Like all mistakes, learn and move on. And as a bit of unsolicited advice, don't even mention the 'oops' to your wife - or any other casual observer. Its a beautiful chair, 1/32" isn't going to ruin it. Also if you weren't aware, there is a Hal Taylor chair building group on Yahoo and Hal himself is often on answering questions and discussing the finer points. Good luck with your project!
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#13
  Re: Rocking chair joint by OneStaple (Hey all, My weddi...)
The joint looks tight from the top looking down.  Lay the chair on the front and fill the void with epoxy.  You do not need to color the epoxy, for some reason it shows up almost the same color as the walnut. In fact I do all my glue ups with epoxy because any gaps do not show the glue line like glue does.  I do not use epoxy on spindles, there I use hide glue in case a spingle breaks.  I have built 4 maloofs so I have experienced a lot is issues.
Barry Holman
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#14
  Re: Rocking chair joint by OneStaple (Hey all, My weddi...)
I think you have heard some very good advice.

The joint seems to be seated very well at the top.  As such, the integrity of the chair is likely not in question.
Rather, you just have a minor visual problem. 

Of your options, i would choose #3.  I would inlay the "sliver" of wood.  However, if you choose to do this, ensure you are not gluing in a piece where end grain will be visible.  If you do have end grain facing out, the finish will just darken the area.  This will make the "fix" as obvious as the "error".  If it is a face grain sliver, it will likely become invisible to everyone but you. Eventually, it will become invisible to you too.

Whatever you choose, please post the end result. I would LOVE to see the crotch figure on that seat. Even in the picture provided, it is evident that that is some special wood.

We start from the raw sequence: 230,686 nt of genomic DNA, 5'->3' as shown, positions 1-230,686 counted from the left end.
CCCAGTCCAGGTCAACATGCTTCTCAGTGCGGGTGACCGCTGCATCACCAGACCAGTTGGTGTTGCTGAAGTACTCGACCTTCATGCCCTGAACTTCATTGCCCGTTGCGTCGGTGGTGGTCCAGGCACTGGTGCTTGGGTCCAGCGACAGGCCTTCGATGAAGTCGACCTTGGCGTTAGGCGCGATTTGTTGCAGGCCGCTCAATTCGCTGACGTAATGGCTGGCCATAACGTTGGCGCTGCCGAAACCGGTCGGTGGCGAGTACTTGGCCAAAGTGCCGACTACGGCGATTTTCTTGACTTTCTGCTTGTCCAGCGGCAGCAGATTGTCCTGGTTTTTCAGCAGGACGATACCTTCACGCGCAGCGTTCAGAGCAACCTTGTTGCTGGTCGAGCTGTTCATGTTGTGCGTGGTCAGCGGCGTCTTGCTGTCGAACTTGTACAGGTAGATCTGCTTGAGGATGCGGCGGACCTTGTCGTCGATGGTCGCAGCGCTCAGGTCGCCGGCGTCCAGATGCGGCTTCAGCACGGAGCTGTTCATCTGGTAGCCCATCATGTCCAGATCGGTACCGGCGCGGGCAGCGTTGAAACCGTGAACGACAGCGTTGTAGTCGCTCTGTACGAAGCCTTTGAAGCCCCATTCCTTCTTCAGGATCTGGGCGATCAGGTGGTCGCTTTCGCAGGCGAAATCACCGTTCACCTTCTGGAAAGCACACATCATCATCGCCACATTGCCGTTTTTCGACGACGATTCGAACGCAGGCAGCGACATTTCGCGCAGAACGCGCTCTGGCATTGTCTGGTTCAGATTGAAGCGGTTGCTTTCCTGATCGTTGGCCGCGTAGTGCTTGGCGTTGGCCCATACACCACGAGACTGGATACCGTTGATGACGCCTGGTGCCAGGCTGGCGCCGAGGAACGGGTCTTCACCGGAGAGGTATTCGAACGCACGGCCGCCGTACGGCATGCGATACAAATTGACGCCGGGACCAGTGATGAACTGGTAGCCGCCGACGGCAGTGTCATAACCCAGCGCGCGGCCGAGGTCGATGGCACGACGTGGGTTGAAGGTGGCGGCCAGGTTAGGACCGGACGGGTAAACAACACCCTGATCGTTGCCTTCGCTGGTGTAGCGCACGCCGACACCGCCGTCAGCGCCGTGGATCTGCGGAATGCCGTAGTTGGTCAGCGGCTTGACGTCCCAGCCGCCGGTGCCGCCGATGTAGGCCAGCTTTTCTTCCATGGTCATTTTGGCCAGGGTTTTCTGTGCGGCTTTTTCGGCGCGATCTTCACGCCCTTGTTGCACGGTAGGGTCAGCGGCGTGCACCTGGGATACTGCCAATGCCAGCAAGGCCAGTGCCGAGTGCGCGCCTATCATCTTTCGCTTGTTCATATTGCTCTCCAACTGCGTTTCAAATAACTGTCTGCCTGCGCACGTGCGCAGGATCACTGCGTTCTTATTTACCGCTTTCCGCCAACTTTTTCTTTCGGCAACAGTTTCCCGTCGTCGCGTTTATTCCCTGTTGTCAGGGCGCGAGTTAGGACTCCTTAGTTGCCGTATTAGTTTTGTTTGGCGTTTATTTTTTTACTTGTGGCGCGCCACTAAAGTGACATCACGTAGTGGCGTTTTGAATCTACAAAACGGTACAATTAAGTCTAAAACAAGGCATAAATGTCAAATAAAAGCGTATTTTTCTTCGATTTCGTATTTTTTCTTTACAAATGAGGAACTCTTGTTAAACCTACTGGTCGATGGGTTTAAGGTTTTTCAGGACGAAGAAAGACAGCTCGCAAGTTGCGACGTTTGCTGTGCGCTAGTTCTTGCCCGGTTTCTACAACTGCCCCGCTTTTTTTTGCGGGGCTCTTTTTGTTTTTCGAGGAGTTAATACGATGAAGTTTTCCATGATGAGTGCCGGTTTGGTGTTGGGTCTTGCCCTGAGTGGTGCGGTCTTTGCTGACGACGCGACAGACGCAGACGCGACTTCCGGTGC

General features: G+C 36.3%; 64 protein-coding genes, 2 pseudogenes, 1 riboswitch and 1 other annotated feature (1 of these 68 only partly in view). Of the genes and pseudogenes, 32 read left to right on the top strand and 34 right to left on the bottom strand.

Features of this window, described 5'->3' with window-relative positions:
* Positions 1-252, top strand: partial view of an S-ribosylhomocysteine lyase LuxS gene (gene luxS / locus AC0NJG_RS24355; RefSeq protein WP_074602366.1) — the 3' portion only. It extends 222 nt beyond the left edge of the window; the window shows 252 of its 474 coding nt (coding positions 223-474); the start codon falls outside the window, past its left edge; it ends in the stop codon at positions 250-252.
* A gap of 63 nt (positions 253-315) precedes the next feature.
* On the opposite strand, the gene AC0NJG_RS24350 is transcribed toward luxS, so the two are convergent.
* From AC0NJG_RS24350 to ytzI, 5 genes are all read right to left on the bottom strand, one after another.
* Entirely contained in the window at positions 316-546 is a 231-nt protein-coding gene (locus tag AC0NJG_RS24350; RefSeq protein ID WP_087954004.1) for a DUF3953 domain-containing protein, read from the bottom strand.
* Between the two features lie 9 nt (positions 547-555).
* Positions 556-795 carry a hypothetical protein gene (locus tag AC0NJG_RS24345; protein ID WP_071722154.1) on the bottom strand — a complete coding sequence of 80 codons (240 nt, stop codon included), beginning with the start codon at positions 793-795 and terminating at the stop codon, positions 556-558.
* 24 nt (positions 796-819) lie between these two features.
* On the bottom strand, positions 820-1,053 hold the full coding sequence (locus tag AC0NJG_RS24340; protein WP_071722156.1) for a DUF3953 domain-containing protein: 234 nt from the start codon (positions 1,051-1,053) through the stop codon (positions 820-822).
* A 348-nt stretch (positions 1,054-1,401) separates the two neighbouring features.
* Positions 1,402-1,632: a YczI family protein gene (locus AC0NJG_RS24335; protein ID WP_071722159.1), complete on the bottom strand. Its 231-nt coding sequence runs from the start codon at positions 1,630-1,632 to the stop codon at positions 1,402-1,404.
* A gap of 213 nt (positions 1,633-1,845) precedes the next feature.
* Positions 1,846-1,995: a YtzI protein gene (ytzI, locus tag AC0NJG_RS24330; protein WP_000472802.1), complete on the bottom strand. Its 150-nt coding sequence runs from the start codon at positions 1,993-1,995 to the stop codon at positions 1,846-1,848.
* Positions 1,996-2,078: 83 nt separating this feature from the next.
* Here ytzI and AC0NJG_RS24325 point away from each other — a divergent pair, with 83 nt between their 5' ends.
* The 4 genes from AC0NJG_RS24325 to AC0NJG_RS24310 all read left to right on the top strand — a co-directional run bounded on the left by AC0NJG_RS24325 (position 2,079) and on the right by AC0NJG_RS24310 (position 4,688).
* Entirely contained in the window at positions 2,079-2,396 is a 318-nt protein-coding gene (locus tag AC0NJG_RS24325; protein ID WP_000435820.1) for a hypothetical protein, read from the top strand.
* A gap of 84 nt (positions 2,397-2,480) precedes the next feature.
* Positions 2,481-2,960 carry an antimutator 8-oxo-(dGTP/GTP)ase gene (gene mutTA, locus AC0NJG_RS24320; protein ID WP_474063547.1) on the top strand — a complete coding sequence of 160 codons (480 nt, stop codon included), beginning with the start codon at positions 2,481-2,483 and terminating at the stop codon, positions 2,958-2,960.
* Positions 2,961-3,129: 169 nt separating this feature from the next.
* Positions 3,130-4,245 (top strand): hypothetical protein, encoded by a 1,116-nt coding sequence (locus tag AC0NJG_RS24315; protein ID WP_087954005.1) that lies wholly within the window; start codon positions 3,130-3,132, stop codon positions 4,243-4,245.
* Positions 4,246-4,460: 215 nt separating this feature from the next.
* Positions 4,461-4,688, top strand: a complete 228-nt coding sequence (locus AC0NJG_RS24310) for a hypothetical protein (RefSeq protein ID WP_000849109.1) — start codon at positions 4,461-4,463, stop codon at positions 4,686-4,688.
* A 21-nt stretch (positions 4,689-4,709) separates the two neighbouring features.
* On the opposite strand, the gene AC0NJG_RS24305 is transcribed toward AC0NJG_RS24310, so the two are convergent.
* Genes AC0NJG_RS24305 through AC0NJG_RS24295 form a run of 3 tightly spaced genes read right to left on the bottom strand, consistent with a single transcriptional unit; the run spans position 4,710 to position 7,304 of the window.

-Wayne
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#15
  Re: Rocking chair joint by OneStaple (Hey all, My weddi...)
I vote for simply epoxy. I wouldn't even bother with the shim. Once you get it shaped, sanded and finished the epoxy will blend quite well.
-Marc

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#16
  Re: RE: Rocking chair joint by loosetoe (I think you have hea...)
Quote:Whatever you choose, please post the end result. I would LOVE to see the crotch figure on that seat. Even in the picture provided, it is evident that that is some special wood.

Thanks everyone for the encouragement and thoughts.  I think fear of this joint is part of why I haven't touched the project in 3.5 years (along with just lots going on in life), so it's good to have some people confirming what direction to go in and that a fix is possible.  I'll keep going on it and clean that area up and then make an assessment on what would look best (shim, epoxy, etc.).  Also comforting to know that the immediate answer by everyone isn't to burn the wood and start over!

Yeah, I'm a huge fan of the wood for this project.  Since it's for my wife, I spent a lot of time finding the perfect pieces of walnut for this project.  It's air dried walnut with some beautiful colors.  Seat is bookmatched crotch wood.  Head rest will have some curl to it, as I took those pieces from near the crotch wood also.  I'll certainly post some pictures when it's done!

Thanks all!
Tyler